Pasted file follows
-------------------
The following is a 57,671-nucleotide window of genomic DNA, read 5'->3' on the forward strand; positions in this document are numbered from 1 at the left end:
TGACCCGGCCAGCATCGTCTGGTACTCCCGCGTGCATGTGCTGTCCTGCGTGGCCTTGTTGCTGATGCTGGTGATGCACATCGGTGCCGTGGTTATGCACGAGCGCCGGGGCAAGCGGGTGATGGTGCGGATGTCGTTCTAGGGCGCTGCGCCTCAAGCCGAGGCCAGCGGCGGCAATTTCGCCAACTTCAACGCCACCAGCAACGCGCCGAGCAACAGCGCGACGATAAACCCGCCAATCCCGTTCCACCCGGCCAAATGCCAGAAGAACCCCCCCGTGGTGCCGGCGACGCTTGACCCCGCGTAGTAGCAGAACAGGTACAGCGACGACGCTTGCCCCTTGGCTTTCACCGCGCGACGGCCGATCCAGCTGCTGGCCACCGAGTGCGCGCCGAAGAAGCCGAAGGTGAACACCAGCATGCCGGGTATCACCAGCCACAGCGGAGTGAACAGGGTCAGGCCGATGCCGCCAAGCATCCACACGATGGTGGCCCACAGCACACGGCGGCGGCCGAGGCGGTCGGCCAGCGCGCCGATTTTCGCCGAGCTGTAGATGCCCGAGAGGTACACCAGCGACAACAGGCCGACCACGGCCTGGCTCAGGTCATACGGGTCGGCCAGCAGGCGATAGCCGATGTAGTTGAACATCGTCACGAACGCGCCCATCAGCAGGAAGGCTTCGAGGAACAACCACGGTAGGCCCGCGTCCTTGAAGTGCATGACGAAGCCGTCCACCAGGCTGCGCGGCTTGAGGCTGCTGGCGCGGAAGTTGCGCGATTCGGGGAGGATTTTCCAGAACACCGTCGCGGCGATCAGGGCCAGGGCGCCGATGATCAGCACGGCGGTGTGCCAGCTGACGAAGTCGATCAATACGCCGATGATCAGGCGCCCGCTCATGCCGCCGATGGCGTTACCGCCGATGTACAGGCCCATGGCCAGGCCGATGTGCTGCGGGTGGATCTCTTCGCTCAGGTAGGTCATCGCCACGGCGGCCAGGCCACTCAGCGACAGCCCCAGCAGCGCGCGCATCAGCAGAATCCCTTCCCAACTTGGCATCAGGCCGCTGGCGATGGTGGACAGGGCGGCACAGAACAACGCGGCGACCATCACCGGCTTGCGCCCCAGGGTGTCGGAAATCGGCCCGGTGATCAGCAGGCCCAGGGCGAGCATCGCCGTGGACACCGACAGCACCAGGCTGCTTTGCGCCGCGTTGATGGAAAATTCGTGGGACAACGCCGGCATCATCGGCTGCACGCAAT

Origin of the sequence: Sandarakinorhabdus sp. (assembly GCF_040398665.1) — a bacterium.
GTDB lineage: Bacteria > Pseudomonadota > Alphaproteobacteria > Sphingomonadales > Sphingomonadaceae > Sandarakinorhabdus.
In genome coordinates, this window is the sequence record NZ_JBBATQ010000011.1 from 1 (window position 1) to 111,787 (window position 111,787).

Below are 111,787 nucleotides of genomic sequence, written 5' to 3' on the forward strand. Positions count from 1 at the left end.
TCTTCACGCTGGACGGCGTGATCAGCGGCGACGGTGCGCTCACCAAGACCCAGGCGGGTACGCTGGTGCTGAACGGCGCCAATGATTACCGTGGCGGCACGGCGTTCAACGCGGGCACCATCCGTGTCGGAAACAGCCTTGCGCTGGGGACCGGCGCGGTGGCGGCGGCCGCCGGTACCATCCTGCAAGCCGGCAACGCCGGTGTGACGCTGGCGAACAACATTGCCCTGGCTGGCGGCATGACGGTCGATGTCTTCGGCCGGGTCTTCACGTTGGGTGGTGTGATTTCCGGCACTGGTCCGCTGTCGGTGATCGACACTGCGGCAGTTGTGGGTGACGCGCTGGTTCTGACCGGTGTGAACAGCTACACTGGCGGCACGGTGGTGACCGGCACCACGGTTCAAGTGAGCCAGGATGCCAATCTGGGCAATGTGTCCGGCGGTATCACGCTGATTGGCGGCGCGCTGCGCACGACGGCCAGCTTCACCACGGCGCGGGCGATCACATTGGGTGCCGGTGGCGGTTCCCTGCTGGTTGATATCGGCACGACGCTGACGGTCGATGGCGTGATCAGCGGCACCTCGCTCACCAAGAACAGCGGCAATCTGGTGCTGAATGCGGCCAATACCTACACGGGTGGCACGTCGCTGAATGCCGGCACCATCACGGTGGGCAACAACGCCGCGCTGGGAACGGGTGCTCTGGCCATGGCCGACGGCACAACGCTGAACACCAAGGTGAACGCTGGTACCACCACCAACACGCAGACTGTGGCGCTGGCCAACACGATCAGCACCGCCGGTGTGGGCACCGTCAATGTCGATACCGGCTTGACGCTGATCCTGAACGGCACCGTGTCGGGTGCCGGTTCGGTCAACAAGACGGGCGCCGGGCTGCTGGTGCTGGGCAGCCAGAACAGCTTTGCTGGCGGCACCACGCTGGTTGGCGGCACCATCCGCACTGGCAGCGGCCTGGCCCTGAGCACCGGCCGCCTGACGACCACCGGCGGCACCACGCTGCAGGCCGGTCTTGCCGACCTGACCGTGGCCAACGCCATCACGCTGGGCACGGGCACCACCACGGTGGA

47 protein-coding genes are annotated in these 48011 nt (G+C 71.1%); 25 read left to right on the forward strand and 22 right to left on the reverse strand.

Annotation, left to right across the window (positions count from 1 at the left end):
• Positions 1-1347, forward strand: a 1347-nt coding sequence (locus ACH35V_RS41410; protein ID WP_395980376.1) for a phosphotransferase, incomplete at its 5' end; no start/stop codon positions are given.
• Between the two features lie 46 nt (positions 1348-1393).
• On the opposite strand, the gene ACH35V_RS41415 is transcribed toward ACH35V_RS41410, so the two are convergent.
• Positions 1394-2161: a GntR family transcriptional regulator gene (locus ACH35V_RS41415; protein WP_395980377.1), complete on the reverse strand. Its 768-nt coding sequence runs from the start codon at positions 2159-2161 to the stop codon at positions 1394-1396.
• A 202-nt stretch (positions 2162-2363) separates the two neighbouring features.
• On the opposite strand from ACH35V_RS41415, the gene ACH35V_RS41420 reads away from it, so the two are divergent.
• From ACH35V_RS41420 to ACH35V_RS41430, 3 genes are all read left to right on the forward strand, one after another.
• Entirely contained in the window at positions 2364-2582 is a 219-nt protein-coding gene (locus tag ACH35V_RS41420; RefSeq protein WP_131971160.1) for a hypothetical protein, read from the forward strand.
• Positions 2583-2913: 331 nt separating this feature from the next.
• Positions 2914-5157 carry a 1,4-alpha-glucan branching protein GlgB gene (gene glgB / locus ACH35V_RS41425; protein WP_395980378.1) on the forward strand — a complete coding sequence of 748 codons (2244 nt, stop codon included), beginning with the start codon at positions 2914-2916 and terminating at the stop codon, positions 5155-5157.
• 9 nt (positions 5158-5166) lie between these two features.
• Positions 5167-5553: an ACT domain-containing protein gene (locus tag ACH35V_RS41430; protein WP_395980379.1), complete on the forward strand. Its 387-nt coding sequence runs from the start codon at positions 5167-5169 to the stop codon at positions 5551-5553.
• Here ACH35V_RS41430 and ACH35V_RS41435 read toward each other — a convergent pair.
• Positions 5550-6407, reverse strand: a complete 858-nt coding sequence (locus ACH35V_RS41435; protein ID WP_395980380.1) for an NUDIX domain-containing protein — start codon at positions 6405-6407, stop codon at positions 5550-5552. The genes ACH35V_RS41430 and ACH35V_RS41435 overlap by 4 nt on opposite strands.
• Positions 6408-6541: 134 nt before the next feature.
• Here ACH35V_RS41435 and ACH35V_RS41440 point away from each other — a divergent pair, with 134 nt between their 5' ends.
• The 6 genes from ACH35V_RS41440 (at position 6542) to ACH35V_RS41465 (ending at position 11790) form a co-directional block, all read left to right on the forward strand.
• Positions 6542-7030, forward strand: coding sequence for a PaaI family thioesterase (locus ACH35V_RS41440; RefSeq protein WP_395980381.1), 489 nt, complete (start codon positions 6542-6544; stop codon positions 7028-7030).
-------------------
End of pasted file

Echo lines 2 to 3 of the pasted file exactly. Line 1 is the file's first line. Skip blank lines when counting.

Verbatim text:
TGACCCGGCCAGCATCGTCTGGTACTCCCGCGTGCATGTGCTGTCCTGCGTGGCCTTGTTGCTGATGCTGGTGATGCACATCGGTGCCGTGGTTATGCACGAGCGCCGGGGCAAGCGGGTGATGGTGCGGATGTCGTTCTAGGGCGCTGCGCCTCAAGCCGAGGCCAGCGGCGGCAATTTCGCCAACTTCAACGCCACCAGCAACGCGCCGAGCAACAGCGCGACGATAAACCCGCCAATCCCGTTCCACCCGGCCAAATGCCAGAAGAACCCCCCCGTGGTGCCGGCGACGCTTGACCCCGCGTAGTAGCAGAACAGGTACAGCGACGACGCTTGCCCCTTGGCTTTCACCGCGCGACGGCCGATCCAGCTGCTGGCCACCGAGTGCGCGCCGAAGAAGCCGAAGGTGAACACCAGCATGCCGGGTATCACCAGCCACAGCGGAGTGAACAGGGTCAGGCCGATGCCGCCAAGCATCCACACGATGGTGGCCCACAGCACACGGCGGCGGCCGAGGCGGTCGGCCAGCGCGCCGATTTTCGCCGAGCTGTAGATGCCCGAGAGGTACACCAGCGACAACAGGCCGACCACGGCCTGGCTCAGGTCATACGGGTCGGCCAGCAGGCGATAGCCGATGTAGTTGAACATCGTCACGAACGCGCCCATCAGCAGGAAGGCTTCGAGGAACAACCACGGTAGGCCCGCGTCCTTGAAGTGCATGACGAAGCCGTCCACCAGGCTGCGCGGCTTGAGGCTGCTGGCGCGGAAGTTGCGCGATTCGGGGAGGATTTTCCAGAACACCGTCGCGGCGATCAGGGCCAGGGCGCCGATGATCAGCACGGCGGTGTGCCAGCTGACGAAGTCGATCAATACGCCGATGATCAGGCGCCCGCTCATGCCGCCGATGGCGTTACCGCCGATGTACAGGCCCATGGCCAGGCCGATGTGCTGCGGGTGGATCTCTTCGCTCAGGTAGGTCATCGCCACGGCGGCCAGGCCACTCAGCGACAGCCCCAGCAGCGCGCGCATCAGCAGAATCCCTTCCCAACTTGGCATCAGGCCGCTGGCGATGGTGGACAGGGCGGCACAGAACAACGCGGCGACCATCACCGGCTTGCGCCCCAGGGTGTCGGAAATCGGCCCGGTGATCAGCAGGCCCAGGGCGAGCATCGCCGTGGACACCGACAGCACCAGGCTGCTTTGCGCCGCGTTGATGGAAAATTCGTGGGACAACGCCGGCATCATCGGCTGCACGCAAT

Origin of the sequence: Sandarakinorhabdus sp. (assembly GCF_040398665.1) — a bacterium.